A hernia is a medical condition that occurs when a part of an organ or tissue – often the stomach or part of your intestine – pushes through a weakened layer of muscle in your abdomen. Hernias can cause intense pain or discomfort to patients, especially when engaging in strenuous physical activity.
In some severe hernia cases, the protruding tissue can die, lose its blood supply or get infected, which calls for immediate surgery. Unfortunately, surgeries can, at times, develop serious complications.
Five Common Complications After Hernia Surgery
- Hernia Mesh Complications
A hernia mesh is a sterile woven material used by surgeons to treat a hernia. It is placed on the open hernia using surgical glue or tacks and helps to strengthen the muscle wall and prevent the recurrence of the hernia. Although it is an effective treatment method, some hernia products have been associated with a higher complication prevalence than others resulting in some companies recalling their products due to manufacturer defects.
If you underwent a hernia mesh repair surgery and are experiencing severe complications, you may be eligible for a lawsuit against the manufacturer of the defective hernia mesh. Filling a hernia mesh lawsuit can be complicated and requires you to work with skilled personal injury lawyers.
- Surgical Complications
In most cases, surgeons will use laparoscopic surgery, which poses a low risk of surgical complications than open surgery. Most often, surgical problems occur when creating ports or accessing the abdominal cavity. Some common surgical complications include vascular injuries, injuries to the abdominal pelvic structures, and nerve injuries. Most surgical complications are usually notable within 24 hours after the surgery.
- Urinary Retention
Urinary retention is common in patients after an open inguinal hernia repair. This complication is widespread among middle-aged or elderly male patients with an enlarged prostate. Studies show a 0.37% urinary retention after herniorrhaphy under local anesthesia, 2.42% with patients under regional anesthesia, and 3% with patients under general anesthesia. This urinary retention is thought to result from the regional and general anesthesia’s inhibitory effects on the bladder function.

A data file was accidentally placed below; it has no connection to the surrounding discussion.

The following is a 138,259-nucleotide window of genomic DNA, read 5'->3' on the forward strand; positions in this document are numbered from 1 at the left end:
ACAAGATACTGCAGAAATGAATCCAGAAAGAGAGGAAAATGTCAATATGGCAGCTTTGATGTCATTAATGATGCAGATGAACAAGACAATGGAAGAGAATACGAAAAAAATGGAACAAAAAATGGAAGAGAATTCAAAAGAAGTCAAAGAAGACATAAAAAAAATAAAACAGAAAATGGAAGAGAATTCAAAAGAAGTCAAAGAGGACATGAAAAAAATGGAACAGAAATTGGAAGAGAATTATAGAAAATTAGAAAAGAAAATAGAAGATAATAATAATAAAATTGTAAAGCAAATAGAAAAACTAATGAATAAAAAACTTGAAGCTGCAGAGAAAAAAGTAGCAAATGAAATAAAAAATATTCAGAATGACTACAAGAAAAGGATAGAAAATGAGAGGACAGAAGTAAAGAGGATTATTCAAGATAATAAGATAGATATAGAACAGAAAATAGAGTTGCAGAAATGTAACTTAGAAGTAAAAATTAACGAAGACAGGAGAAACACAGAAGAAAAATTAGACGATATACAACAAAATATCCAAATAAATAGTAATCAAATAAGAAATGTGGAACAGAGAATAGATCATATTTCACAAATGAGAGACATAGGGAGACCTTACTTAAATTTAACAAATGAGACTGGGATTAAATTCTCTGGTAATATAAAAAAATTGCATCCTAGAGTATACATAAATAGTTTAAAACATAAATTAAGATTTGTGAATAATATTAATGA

The surgical procedure carries the risk of infection in itself. However, you are more likely to develop an infection if your hernia was strangulated, resulting in tissue death and decay (necrosis) or a blockage of the intestines. Additionally, you could also develop an infection from the hernia mesh used in the treatment procedure.
Hernia recurrence usually presents as a late complication to hernia surgery. It usually results from deep infection or excessive tension of the repaired tissues. In most cases, hernia recurrence is caused by the patient’s overactivity before the tissue around the repaired hernia is adequately healed. Another common causative agent for hernia recurrence is smoking. Smoking is said to cause an increase in proteolytic enzymes and a decrease in protective factors essential for healing.
Post-surgery chronic pain is a prevalent occurrence after hernia surgery. While it is expected that a patient may experience pain after a surgery, pain that lasts for more than three months post your surgery and after your wound is healed should be a cause for alarm. Chronic pain is an indication of underlying post-surgery complications which a surgeon must investigate.
Hernias can cause a lot of pain, discomfort, and even death in severe cases. Although there may be complications to hernia surgery, it is the only known method of hernia treatment. While this post does not intend to scare you from undergoing hernia surgery, it’s imperative to know the possible risks. More importantly, you need to understand that a hernia mesh lawyer can help you seek compensation if your hernia surgery complications resulted from someone else’s negligence.